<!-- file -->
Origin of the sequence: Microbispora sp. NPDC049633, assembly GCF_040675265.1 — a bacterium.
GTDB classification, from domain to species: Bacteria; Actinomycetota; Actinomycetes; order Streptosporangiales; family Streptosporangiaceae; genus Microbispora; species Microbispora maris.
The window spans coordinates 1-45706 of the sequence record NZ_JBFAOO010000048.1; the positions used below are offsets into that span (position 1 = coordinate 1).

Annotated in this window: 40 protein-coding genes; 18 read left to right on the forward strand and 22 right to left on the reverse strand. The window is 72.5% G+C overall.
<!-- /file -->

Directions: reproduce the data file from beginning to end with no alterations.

Origin of the sequence: Microbispora sp. NPDC049633, assembly GCF_040675265.1 — a bacterium.
GTDB classification, from domain to species: Bacteria; Actinomycetota; Actinomycetes; order Streptosporangiales; family Streptosporangiaceae; genus Microbispora; species Microbispora maris.
The window spans coordinates 1-45706 of the sequence record NZ_JBFAOO010000048.1; the positions used below are offsets into that span (position 1 = coordinate 1).

Annotated in this window: 40 protein-coding genes; 18 read left to right on the forward strand and 22 right to left on the reverse strand. The window is 72.5% G+C overall.